Arthur Conan Doyle had visited Chicago during his 1894 lecture tour of the United States and Canada. In this letter to Herbert S. Stone, cofounder of the influential publishing house Stone & Kimball, Doyle indicates that he had met and befriended some of the city’s leading intellectuals and artists. He specifically names Franklin Head, a banker and patron of the arts; Herbert’s father Melville, founder of the Chicago Daily News and general manager of the Associated Press; Eugene Field, a popular journalist and poet; and Isaac E. Scott, a noted furniture designer.
Perhaps the most striking feature of Doyle’s letter, however, is the whimsical cartoon that Doyle has drawn in the margins. Stick figures representing the two men convey a sense of Doyle’s playfulness as well as his fondness for Stone. Doyle seems to suggest that, despite the great distance separating them, such modern technologies as steamships and the transatlantic cable continued to connect them. Thus in addition to underscoring Chicago’s status as an important destination for foreign authors and artists when they toured the United States, Doyle’s letter also reveals the growing perception that new technologies were making international travel and communication much easier.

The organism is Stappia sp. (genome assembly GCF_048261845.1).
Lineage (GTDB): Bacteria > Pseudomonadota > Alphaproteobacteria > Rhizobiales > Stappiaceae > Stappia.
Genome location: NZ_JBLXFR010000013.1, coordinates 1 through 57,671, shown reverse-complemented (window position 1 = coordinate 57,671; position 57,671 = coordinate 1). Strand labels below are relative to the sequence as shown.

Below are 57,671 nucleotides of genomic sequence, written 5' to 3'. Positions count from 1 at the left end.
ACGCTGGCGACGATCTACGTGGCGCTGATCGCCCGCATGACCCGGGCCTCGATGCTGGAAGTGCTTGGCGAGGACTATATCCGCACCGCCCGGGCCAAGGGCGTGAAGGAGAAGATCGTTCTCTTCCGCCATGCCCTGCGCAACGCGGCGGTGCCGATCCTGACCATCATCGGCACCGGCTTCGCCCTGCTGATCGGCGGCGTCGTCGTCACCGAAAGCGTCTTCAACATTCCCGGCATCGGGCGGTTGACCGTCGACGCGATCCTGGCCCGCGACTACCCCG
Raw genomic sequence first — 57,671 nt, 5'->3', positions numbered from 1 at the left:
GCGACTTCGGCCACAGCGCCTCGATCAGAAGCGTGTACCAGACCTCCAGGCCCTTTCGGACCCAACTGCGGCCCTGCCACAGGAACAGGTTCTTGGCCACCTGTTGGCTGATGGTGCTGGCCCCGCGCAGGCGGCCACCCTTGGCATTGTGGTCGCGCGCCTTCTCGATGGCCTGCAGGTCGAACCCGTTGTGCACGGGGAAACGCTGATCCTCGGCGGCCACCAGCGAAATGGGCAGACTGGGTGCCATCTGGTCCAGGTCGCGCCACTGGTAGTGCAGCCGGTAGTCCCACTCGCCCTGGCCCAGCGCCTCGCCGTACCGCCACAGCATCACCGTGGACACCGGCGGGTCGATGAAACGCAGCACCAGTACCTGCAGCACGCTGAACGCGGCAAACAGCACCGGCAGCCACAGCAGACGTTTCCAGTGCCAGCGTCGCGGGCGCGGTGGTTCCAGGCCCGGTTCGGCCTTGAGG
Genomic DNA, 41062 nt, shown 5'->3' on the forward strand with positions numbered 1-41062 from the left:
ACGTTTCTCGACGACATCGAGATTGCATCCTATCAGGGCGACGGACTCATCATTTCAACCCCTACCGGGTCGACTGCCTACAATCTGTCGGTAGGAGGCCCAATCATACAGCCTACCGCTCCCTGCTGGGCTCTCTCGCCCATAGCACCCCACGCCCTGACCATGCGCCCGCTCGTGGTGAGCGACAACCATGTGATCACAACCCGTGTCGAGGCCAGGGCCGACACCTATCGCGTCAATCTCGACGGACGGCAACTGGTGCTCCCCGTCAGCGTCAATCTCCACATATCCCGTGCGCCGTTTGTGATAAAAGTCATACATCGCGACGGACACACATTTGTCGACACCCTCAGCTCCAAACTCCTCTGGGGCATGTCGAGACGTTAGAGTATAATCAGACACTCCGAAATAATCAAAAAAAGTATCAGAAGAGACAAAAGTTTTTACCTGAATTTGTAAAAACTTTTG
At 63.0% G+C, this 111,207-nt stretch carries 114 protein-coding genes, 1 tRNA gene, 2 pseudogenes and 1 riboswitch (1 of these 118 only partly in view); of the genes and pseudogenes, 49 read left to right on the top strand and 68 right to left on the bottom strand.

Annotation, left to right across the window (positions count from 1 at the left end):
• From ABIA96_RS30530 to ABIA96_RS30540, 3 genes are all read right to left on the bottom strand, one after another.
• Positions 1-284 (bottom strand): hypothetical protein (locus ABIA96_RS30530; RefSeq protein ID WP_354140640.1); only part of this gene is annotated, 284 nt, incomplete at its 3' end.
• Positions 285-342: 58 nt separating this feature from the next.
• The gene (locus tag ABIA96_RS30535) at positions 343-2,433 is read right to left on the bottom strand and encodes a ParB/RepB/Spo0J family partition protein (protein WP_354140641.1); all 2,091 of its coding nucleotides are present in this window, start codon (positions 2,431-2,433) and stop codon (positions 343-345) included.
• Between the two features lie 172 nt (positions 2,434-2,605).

Notably, Doyle’s drawing omits any reference to New York, implying a direct connection between Britain and Chicago instead. Stone certainly would have appreciated this gesture on Doyle’s part because Stone and many of the authors he published viewed Stone’s publishing house—and Chicago’s cultural scene more generally—as an important alternative to the literary establishment in New York and Boston. While Doyle does not appear to have published anything with Stone—though other British authors, such as H.G. Wells and George Bernard Shaw, did—Doyle’s characterization of Stone’s books as “charming” can be viewed as an affirmation of Stone’s efforts to challenge the status quo.
-Nathaniel Cadle, Florida International University